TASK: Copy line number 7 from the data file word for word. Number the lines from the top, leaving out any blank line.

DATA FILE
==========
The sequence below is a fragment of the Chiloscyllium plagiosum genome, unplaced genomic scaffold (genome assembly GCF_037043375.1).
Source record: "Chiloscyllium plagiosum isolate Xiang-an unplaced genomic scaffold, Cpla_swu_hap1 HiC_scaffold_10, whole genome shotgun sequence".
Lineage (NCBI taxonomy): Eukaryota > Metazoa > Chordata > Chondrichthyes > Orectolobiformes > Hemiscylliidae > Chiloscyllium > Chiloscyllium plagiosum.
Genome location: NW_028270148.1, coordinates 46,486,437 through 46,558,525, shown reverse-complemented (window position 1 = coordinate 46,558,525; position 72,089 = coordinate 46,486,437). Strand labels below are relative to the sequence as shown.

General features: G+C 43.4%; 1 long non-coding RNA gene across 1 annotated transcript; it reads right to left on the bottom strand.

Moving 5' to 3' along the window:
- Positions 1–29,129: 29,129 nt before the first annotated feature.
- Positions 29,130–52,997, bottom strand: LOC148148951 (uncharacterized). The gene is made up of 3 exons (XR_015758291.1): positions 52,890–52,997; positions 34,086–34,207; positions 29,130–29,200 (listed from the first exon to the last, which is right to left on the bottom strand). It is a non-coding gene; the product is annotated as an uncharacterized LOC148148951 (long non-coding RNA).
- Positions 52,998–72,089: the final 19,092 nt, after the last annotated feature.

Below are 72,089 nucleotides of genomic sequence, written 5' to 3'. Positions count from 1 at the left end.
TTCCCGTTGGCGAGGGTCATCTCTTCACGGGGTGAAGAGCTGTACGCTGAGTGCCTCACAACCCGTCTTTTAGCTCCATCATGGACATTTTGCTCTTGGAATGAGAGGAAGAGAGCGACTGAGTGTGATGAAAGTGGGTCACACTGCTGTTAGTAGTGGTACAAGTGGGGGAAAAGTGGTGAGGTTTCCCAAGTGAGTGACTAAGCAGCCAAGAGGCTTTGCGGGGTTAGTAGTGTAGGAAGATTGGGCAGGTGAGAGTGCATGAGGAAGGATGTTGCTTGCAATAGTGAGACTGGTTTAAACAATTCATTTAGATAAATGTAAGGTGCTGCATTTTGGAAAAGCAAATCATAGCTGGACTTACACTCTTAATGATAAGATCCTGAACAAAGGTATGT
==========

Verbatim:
- Positions 1–29,129: 29,129 nt before the first annotated feature.